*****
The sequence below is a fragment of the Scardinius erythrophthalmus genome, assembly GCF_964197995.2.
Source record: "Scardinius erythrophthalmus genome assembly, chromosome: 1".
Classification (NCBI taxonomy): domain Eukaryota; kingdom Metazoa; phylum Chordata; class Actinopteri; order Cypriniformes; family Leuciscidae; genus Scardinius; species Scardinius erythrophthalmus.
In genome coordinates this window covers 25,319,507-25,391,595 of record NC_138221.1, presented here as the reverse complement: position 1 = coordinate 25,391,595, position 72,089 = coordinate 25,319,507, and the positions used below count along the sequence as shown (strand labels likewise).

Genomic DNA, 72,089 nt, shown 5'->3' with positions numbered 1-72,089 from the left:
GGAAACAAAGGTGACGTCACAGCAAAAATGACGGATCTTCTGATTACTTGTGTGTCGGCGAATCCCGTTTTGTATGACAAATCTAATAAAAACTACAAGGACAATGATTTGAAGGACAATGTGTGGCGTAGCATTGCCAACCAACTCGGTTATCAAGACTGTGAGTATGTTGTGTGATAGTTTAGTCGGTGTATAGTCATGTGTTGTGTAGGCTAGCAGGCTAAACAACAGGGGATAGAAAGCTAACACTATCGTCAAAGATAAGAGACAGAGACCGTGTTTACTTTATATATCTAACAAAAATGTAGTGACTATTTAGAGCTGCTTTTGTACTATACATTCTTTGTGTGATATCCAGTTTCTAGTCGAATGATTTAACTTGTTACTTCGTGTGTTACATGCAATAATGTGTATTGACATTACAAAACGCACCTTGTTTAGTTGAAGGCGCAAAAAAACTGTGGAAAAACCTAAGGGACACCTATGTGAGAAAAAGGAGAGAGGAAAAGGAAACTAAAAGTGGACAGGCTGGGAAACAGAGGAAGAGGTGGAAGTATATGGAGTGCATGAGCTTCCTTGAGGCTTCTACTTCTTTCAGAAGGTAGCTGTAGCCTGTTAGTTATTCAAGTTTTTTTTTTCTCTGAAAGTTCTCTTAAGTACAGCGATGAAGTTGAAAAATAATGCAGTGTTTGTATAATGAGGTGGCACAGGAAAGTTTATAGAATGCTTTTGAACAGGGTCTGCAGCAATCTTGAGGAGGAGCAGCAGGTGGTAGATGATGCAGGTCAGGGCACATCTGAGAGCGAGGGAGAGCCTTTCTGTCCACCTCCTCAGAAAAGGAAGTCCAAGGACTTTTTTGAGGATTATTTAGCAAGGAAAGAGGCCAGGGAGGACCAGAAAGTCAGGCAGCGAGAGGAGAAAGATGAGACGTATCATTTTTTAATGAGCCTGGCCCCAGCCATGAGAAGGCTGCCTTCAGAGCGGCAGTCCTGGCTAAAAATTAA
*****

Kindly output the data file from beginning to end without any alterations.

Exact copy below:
The sequence below is a fragment of the Scardinius erythrophthalmus genome, assembly GCF_964197995.2.
Source record: "Scardinius erythrophthalmus genome assembly, chromosome: 1".
Classification (NCBI taxonomy): domain Eukaryota; kingdom Metazoa; phylum Chordata; class Actinopteri; order Cypriniformes; family Leuciscidae; genus Scardinius; species Scardinius erythrophthalmus.
In genome coordinates this window covers 25,319,507-25,391,595 of record NC_138221.1, presented here as the reverse complement: position 1 = coordinate 25,391,595, position 72,089 = coordinate 25,319,507, and the positions used below count along the sequence as shown (strand labels likewise).

Genomic DNA, 72,089 nt, shown 5'->3' with positions numbered 1-72,089 from the left:
GGAAACAAAGGTGACGTCACAGCAAAAATGACGGATCTTCTGATTACTTGTGTGTCGGCGAATCCCGTTTTGTATGACAAATCTAATAAAAACTACAAGGACAATGATTTGAAGGACAATGTGTGGCGTAGCATTGCCAACCAACTCGGTTATCAAGACTGTGAGTATGTTGTGTGATAGTTTAGTCGGTGTATAGTCATGTGTTGTGTAGGCTAGCAGGCTAAACAACAGGGGATAGAAAGCTAACACTATCGTCAAAGATAAGAGACAGAGACCGTGTTTACTTTATATATCTAACAAAAATGTAGTGACTATTTAGAGCTGCTTTTGTACTATACATTCTTTGTGTGATATCCAGTTTCTAGTCGAATGATTTAACTTGTTACTTCGTGTGTTACATGCAATAATGTGTATTGACATTACAAAACGCACCTTGTTTAGTTGAAGGCGCAAAAAAACTGTGGAAAAACCTAAGGGACACCTATGTGAGAAAAAGGAGAGAGGAAAAGGAAACTAAAAGTGGACAGGCTGGGAAACAGAGGAAGAGGTGGAAGTATATGGAGTGCATGAGCTTCCTTGAGGCTTCTACTTCTTTCAGAAGGTAGCTGTAGCCTGTTAGTTATTCAAGTTTTTTTTTTCTCTGAAAGTTCTCTTAAGTACAGCGATGAAGTTGAAAAATAATGCAGTGTTTGTATAATGAGGTGGCACAGGAAAGTTTATAGAATGCTTTTGAACAGGGTCTGCAGCAATCTTGAGGAGGAGCAGCAGGTGGTAGATGATGCAGGTCAGGGCACATCTGAGAGCGAGGGAGAGCCTTTCTGTCCACCTCCTCAGAAAAGGAAGTCCAAGGACTTTTTTGAGGATTATTTAGCAAGGAAAGAGGCCAGGGAGGACCAGAAAGTCAGGCAGCGAGAGGAGAAAGATGAGACGTATCATTTTTTAATGAGCCTGGCCCCAGCCATGAGAAGGCTGCCTTCAGAGCGGCAGTCCTGGCTAAAAATTAA